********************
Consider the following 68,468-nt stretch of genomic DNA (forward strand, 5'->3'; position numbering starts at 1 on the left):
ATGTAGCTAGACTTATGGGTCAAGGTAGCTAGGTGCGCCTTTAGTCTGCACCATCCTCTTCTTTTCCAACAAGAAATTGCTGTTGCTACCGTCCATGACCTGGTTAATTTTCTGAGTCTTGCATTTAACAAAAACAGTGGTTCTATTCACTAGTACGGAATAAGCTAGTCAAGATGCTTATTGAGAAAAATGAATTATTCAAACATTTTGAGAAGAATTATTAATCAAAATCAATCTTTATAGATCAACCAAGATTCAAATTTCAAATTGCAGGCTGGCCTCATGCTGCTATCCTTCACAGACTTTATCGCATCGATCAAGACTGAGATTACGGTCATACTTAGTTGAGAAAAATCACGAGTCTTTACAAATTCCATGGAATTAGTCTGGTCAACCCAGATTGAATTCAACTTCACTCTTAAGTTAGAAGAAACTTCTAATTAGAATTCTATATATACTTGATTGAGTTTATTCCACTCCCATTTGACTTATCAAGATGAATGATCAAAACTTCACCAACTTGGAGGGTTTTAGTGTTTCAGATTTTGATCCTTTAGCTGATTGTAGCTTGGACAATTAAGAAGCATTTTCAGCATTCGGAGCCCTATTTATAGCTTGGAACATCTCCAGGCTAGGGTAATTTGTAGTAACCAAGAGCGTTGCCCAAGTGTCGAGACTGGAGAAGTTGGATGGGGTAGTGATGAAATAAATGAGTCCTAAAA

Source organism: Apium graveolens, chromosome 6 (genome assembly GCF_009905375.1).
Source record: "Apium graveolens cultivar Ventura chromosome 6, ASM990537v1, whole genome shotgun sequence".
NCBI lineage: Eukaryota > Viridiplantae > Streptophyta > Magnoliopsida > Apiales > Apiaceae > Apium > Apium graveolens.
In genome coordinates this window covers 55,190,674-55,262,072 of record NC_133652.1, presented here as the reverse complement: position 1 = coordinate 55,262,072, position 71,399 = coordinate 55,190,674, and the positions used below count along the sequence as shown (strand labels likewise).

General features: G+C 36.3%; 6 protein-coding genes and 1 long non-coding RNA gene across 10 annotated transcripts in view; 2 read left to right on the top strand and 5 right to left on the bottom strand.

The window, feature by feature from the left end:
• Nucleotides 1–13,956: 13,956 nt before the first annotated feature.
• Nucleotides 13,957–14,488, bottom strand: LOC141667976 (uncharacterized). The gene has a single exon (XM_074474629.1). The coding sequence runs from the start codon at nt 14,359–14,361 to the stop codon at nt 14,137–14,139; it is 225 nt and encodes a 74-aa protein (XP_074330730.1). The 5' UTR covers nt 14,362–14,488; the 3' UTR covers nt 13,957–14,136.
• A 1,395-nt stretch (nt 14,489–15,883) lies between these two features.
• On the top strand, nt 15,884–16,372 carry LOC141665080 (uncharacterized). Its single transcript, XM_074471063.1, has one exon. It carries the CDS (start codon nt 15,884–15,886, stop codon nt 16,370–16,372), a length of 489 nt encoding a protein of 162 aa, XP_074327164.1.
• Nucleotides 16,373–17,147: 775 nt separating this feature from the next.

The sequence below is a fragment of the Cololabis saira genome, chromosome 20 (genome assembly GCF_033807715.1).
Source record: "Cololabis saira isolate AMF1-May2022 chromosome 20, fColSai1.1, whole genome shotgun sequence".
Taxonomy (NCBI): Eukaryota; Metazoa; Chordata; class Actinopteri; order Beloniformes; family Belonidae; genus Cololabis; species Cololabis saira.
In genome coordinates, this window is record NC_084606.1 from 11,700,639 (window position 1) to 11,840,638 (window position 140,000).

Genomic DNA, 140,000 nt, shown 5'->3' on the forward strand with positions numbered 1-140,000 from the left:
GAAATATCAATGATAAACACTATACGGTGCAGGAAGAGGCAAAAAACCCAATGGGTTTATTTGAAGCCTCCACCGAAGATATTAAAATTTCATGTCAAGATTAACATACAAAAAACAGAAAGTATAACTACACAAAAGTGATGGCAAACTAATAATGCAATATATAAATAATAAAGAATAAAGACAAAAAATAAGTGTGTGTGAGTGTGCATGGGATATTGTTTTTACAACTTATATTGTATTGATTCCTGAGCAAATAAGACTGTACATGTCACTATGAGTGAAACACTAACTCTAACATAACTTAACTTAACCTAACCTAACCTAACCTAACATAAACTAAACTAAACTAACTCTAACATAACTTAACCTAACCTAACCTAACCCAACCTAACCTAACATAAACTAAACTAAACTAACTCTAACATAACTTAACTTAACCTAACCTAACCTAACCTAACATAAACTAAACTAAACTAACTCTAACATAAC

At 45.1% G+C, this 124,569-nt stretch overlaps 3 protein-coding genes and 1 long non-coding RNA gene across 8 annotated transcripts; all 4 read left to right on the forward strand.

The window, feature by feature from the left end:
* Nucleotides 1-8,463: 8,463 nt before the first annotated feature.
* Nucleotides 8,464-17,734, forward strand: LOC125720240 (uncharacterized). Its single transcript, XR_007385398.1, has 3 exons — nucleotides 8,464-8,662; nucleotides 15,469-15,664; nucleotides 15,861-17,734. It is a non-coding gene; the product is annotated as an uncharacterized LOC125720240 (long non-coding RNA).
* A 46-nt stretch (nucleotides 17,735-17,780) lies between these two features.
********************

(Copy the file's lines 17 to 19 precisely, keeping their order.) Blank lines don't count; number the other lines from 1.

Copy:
In genome coordinates, this window is record NC_084606.1 from 11,700,639 (window position 1) to 11,840,638 (window position 140,000).

Genomic DNA, 140,000 nt, shown 5'->3' on the forward strand with positions numbered 1-140,000 from the left:
GAAATATCAATGATAAACACTATACGGTGCAGGAAGAGGCAAAAAACCCAATGGGTTTATTTGAAGCCTCCACCGAAGATATTAAAATTTCATGTCAAGATTAACATACAAAAAACAGAAAGTATAACTACACAAAAGTGATGGCAAACTAATAATGCAATATATAAATAATAAAGAATAAAGACAAAAAATAAGTGTGTGTGAGTGTGCATGGGATATTGTTTTTACAACTTATATTGTATTGATTCCTGAGCAAATAAGACTGTACATGTCACTATGAGTGAAACACTAACTCTAACATAACTTAACTTAACCTAACCTAACCTAACCTAACATAAACTAAACTAAACTAACTCTAACATAACTTAACCTAACCTAACCTAACCCAACCTAACCTAACATAAACTAAACTAAACTAACTCTAACATAACTTAACTTAACCTAACCTAACCTAACCTAACATAAACTAAACTAAACTAACTCTAACATAAC